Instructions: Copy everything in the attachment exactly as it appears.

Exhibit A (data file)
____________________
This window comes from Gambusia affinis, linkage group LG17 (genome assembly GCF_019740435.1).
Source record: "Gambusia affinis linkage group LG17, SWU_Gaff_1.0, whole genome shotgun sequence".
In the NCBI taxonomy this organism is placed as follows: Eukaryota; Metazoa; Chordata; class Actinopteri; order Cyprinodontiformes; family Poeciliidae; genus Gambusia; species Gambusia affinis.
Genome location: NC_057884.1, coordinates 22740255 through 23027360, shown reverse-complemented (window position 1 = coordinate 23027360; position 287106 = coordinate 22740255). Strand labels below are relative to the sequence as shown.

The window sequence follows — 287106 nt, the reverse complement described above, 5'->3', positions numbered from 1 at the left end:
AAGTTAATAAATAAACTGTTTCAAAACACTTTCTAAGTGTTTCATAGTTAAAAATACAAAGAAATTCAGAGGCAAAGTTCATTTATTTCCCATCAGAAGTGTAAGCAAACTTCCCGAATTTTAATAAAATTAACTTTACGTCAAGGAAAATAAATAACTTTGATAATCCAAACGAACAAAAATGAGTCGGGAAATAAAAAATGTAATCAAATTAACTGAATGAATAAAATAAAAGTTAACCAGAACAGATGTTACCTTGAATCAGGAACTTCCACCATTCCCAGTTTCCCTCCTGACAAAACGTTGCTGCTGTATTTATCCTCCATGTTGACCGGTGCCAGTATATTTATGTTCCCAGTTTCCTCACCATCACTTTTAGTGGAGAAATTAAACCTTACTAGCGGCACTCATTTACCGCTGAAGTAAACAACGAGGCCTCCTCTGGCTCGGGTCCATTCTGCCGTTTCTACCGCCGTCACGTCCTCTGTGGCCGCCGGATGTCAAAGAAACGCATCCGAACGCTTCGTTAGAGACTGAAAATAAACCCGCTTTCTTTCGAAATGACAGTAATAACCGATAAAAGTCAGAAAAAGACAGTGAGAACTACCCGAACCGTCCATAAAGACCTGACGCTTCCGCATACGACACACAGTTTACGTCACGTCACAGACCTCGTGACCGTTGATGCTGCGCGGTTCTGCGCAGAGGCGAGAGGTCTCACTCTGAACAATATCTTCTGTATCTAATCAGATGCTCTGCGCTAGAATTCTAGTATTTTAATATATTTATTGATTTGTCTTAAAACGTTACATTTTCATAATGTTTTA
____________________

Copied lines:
This window comes from Gambusia affinis, linkage group LG17 (genome assembly GCF_019740435.1).
Source record: "Gambusia affinis linkage group LG17, SWU_Gaff_1.0, whole genome shotgun sequence".
In the NCBI taxonomy this organism is placed as follows: Eukaryota; Metazoa; Chordata; class Actinopteri; order Cyprinodontiformes; family Poeciliidae; genus Gambusia; species Gambusia affinis.
Genome location: NC_057884.1, coordinates 22740255 through 23027360, shown reverse-complemented (window position 1 = coordinate 23027360; position 287106 = coordinate 22740255). Strand labels below are relative to the sequence as shown.

The window sequence follows — 287106 nt, the reverse complement described above, 5'->3', positions numbered from 1 at the left end:
AAGTTAATAAATAAACTGTTTCAAAACACTTTCTAAGTGTTTCATAGTTAAAAATACAAAGAAATTCAGAGGCAAAGTTCATTTATTTCCCATCAGAAGTGTAAGCAAACTTCCCGAATTTTAATAAAATTAACTTTACGTCAAGGAAAATAAATAACTTTGATAATCCAAACGAACAAAAATGAGTCGGGAAATAAAAAATGTAATCAAATTAACTGAATGAATAAAATAAAAGTTAACCAGAACAGATGTTACCTTGAATCAGGAACTTCCACCATTCCCAGTTTCCCTCCTGACAAAACGTTGCTGCTGTATTTATCCTCCATGTTGACCGGTGCCAGTATATTTATGTTCCCAGTTTCCTCACCATCACTTTTAGTGGAGAAATTAAACCTTACTAGCGGCACTCATTTACCGCTGAAGTAAACAACGAGGCCTCCTCTGGCTCGGGTCCATTCTGCCGTTTCTACCGCCGTCACGTCCTCTGTGGCCGCCGGATGTCAAAGAAACGCATCCGAACGCTTCGTTAGAGACTGAAAATAAACCCGCTTTCTTTCGAAATGACAGTAATAACCGATAAAAGTCAGAAAAAGACAGTGAGAACTACCCGAACCGTCCATAAAGACCTGACGCTTCCGCATACGACACACAGTTTACGTCACGTCACAGACCTCGTGACCGTTGATGCTGCGCGGTTCTGCGCAGAGGCGAGAGGTCTCACTCTGAACAATATCTTCTGTATCTAATCAGATGCTCTGCGCTAGAATTCTAGTATTTTAATATATTTATTGATTTGTCTTAAAACGTTACATTTTCATAATGTTTTA